Okay. We know they had deer meat, and the wild fowl probably included wild turkeys, cranes, eagles, swans, partridges, geese, and a variety of ducks. What else did they find on the dinner table? Much of the meal most likely consisted of seafood. We know that the local waters provided fish like cod and bass, which could have been eaten fresh or dried and cured with salt. The ocean and adjacent rivers also provided lobsters, oysters, mussels, clams, and eels. Seals also frequented the waters near Plymouth, and they provided a food source, as well. Rabbits from nearby fields and woods probably ended up on the table, too, along with squirrels and any other small game they hunters happened upon in the woods.
Most historians state that the colonists had brought chickens, pigs, and goats with them on their voyage to the New World, but we don’t know how many of these were left after that first winter. If any hens were still alive by the autumn of 1621, the first Thanksgiving could have included eggs and roasted chicken. If any of the goats had survived, cheese could have graced the dinner table, also. If they still had pigs to butcher, the feast might have included roasted pork or salted and cured hams.
Most of the grain they had was in the form of corn, which by that time of the year would have been dried and ground into meal. The cornmeal could have been used for simple breads, and it was almost certainly used as a thickening agent in other dishes, like stews, puddings, and sauces. Likely vegetables would have included pumpkins, which were generally made into a stew. Other vegetables available were dried beans and peas, along with cool weather crops like lettuces, collards, turnips, spinach, parsnips, radishes, squashes, cabbages, carrots, and onions.
Fruits available at the time were white and red grapes and plums, along with blueberries, which would have been dried. The Wompanoags and the colonists sometimes used cranberries in their cooking to add tartness, but they almost certainly weren’t made into jelly – the pilgrims had brought sugar with them from Europe, but it was most likely gone by the time of the feast. If any sugar remained in their stores, it would have been too highly prized to use for jelly. The fruits might have been sweetened with honey or maple syrup, however. The meal was probably rounded out with walnuts, hickory nuts, chestnuts, and acorns from the nearby forests.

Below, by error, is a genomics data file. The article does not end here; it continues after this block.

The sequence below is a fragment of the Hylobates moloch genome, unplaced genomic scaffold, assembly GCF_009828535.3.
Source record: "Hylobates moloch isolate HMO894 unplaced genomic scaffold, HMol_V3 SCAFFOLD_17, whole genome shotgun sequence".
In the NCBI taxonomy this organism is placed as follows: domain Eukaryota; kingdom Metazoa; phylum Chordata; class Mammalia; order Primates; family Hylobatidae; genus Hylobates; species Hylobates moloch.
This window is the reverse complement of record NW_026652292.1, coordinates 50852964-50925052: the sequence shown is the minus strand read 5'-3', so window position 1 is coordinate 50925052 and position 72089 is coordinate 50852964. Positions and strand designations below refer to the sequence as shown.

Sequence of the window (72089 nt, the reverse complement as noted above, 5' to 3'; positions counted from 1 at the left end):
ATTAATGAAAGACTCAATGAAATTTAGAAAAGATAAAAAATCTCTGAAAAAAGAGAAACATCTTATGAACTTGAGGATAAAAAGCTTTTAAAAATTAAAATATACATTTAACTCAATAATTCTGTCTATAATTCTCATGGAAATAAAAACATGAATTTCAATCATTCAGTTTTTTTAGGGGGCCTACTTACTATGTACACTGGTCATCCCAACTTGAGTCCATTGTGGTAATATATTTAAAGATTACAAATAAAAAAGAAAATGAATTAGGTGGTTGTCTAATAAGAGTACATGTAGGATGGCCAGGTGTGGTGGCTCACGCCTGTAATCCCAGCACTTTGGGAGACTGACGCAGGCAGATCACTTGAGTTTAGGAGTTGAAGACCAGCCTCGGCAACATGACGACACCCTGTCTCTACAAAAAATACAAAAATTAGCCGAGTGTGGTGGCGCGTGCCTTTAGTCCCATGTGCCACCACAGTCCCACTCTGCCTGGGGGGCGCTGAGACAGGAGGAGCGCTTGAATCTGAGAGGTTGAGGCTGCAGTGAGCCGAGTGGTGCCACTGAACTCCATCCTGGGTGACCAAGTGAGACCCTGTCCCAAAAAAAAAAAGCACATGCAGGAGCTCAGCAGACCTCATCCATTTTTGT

Most of the dishes were probably seasoned with salt, cinnamon, ginger, liverwort, leeks, nutmeg, and pepper. The colonists probably still had some olive oil left from their stores, which would have been a part of the cooking. In addition, the Native Americans perhaps added dried native herbs and roots to otherwise bland dishes to season them, including sassafras leaves and roots, which were often made into a tea-like beverage.
If you want to have a real traditional Thanksgiving this year, forget about the mashed potatoes, sweet potatoes, pies, and cakes. Instead, serve eels, roasted crane, dried beans, and stewed pumpkin. And no football games or Macy's Parade on TV, either. Challenge your pals to a foot race for traditional entertainment. Go outdoors and fire your guns into the air. This way, you’re sure to be relieved of your hosting responsibilities next Thanksgiving!